Are you over-involved in your children’s lives? Do you make decisions for them, solve their problems and sort out their conflicts? Then you’re considered a helicopter parent, and there are claims that this type of parenting can have a detrimental impact on children.
While not the first study on helicopter parenting, the latest research from Utah-based Brigham Young University indicates that ‘parental warmth’ doesn’t negate the impact of helicopter parenting. And a lack of warmth can have an even worse impact – including lower self-worth and higher risk behaviour, like binge drinking.
In 2012, research found that children who are subjected to helicopter parenting are less engaged in school. This latest round of research is a follow-up, and according to study author Larry Nelson, “From our past work, we thought there might be something positive about helicopter parenting under certain conditions, but we’re just not finding it”.
When considering ‘parental warmth’, researchers measured it by the parent’s availability to talk and spend time with their children.
The research was based on data collected from 438 undergraduate students at four universities, who self-reported on whether their parents had controlling behaviour, their warmth, their own self-esteem, risk behaviours and academics.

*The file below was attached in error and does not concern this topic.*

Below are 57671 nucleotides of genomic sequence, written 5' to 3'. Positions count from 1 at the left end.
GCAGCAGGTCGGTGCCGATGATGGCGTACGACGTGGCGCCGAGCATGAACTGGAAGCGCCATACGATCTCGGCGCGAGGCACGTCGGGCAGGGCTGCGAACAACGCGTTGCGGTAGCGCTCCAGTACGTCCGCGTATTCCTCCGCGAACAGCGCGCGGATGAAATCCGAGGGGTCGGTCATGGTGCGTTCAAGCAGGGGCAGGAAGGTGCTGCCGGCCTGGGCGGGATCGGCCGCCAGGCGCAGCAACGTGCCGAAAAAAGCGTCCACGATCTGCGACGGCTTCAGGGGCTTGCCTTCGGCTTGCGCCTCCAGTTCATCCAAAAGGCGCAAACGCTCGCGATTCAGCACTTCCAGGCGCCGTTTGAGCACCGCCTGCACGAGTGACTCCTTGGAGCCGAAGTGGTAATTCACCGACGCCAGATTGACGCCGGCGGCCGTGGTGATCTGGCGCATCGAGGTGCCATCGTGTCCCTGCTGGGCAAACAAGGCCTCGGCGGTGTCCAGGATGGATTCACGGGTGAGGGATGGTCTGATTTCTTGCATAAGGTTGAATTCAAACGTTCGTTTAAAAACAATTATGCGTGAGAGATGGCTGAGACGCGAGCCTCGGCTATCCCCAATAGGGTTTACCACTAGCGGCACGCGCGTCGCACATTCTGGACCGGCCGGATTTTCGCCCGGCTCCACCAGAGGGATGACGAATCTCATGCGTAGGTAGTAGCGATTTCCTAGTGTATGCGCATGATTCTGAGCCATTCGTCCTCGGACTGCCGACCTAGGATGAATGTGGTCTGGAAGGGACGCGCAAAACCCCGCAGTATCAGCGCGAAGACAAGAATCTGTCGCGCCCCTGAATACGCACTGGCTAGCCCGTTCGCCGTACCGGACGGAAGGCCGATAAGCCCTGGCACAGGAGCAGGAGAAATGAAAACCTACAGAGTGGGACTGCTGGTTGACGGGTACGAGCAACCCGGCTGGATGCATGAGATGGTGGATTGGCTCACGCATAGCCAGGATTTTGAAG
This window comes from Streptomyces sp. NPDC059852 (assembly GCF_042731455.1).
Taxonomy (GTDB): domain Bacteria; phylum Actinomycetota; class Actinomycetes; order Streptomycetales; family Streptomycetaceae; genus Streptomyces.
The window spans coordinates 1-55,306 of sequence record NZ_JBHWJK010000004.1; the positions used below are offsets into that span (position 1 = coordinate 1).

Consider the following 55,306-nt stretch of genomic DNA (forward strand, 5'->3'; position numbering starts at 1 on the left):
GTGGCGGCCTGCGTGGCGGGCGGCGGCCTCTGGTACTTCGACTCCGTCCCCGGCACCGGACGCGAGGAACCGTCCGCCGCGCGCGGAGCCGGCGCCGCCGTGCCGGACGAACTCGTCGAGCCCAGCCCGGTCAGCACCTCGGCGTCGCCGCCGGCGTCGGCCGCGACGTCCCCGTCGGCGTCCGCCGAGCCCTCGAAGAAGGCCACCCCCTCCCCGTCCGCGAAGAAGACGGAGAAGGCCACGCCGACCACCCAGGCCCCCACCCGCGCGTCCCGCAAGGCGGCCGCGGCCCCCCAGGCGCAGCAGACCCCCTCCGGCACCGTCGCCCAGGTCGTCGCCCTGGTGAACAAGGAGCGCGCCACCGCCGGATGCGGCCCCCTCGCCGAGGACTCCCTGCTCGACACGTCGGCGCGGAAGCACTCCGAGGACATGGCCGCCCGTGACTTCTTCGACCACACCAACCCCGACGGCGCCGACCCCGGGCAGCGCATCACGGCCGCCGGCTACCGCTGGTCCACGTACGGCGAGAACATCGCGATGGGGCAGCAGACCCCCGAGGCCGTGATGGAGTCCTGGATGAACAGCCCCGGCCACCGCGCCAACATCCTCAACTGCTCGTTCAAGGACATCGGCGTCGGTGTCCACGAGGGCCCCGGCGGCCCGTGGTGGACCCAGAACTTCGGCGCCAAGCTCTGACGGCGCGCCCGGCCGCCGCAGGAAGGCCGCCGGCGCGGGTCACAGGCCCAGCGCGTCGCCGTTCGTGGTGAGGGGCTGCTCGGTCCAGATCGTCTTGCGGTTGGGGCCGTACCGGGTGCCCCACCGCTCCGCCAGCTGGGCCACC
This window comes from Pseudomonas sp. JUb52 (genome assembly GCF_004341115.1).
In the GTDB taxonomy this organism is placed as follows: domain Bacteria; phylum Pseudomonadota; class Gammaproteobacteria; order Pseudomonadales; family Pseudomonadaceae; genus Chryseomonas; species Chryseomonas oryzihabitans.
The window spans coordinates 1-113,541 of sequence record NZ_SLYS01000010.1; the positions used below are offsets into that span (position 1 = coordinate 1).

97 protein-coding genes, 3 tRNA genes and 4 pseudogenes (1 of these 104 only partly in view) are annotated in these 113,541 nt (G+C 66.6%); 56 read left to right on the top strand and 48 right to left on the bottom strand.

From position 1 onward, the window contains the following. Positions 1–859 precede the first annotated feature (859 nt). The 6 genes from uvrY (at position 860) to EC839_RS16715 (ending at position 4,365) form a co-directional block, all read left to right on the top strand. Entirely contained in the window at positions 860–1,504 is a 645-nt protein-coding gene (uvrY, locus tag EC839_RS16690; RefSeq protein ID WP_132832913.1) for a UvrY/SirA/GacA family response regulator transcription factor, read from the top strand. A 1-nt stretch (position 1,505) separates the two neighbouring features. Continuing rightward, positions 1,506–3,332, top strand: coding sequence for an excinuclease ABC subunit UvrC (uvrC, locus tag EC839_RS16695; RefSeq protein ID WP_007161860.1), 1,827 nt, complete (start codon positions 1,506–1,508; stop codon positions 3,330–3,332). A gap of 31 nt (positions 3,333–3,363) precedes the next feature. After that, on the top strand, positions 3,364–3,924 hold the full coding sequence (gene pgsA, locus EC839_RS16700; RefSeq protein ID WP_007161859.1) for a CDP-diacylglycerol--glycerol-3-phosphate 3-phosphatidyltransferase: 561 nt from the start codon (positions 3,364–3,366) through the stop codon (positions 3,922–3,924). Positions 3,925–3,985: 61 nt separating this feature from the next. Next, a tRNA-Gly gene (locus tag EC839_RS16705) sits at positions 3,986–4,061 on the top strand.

The study indicated that a lack of warmth resulted in a decrease in self-worth and an increase in risk behaviour, in the children of helicopter parents. Also, while a high level of parental warmth reduced the negative impacts, it didn’t completely remove them.
“Overall, stepping in and doing for a child what the child developmentally should be doing for him or herself, is negative,” says Mr Nelson. “Regardless of the form of control, it’s harmful at this time period.”
This type of research has, however, attracted criticism. Canterbury Christ Church University’s Jennie Bristow says,”…when it comes to the demands of today’s parenting culture, they really can’t do right for doing wrong. The complaint about “helicopter parenting” simplifies a difficult cultural problem – widespread societal anxiety about allowing children to grow up – and presents it as a question of individual parents’ attitudes and behaviours”.